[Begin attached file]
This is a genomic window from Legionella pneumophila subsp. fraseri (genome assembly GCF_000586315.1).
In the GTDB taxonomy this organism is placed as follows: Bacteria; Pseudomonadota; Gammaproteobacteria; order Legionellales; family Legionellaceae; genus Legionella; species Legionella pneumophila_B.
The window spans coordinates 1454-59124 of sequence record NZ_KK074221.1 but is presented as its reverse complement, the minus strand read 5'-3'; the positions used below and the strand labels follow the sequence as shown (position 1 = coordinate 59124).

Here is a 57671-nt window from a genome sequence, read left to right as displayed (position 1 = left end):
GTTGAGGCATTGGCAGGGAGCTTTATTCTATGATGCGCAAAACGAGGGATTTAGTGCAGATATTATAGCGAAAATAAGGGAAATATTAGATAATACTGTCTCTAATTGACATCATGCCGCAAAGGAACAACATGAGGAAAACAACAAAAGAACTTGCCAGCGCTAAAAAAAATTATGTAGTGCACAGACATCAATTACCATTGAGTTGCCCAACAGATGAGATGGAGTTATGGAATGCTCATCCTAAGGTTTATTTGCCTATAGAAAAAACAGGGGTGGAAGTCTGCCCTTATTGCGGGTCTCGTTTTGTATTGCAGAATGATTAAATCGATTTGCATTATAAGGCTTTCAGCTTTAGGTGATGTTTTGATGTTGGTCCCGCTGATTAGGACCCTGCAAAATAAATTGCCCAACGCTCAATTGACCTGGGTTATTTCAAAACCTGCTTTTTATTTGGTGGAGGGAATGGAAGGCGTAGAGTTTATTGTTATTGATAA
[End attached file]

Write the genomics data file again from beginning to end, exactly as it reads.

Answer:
This is a genomic window from Legionella pneumophila subsp. fraseri (genome assembly GCF_000586315.1).
In the GTDB taxonomy this organism is placed as follows: Bacteria; Pseudomonadota; Gammaproteobacteria; order Legionellales; family Legionellaceae; genus Legionella; species Legionella pneumophila_B.
The window spans coordinates 1454-59124 of sequence record NZ_KK074221.1 but is presented as its reverse complement, the minus strand read 5'-3'; the positions used below and the strand labels follow the sequence as shown (position 1 = coordinate 59124).

Here is a 57671-nt window from a genome sequence, read left to right as displayed (position 1 = left end):
GTTGAGGCATTGGCAGGGAGCTTTATTCTATGATGCGCAAAACGAGGGATTTAGTGCAGATATTATAGCGAAAATAAGGGAAATATTAGATAATACTGTCTCTAATTGACATCATGCCGCAAAGGAACAACATGAGGAAAACAACAAAAGAACTTGCCAGCGCTAAAAAAAATTATGTAGTGCACAGACATCAATTACCATTGAGTTGCCCAACAGATGAGATGGAGTTATGGAATGCTCATCCTAAGGTTTATTTGCCTATAGAAAAAACAGGGGTGGAAGTCTGCCCTTATTGCGGGTCTCGTTTTGTATTGCAGAATGATTAAATCGATTTGCATTATAAGGCTTTCAGCTTTAGGTGATGTTTTGATGTTGGTCCCGCTGATTAGGACCCTGCAAAATAAATTGCCCAACGCTCAATTGACCTGGGTTATTTCAAAACCTGCTTTTTATTTGGTGGAGGGAATGGAAGGCGTAGAGTTTATTGTTATTGATAA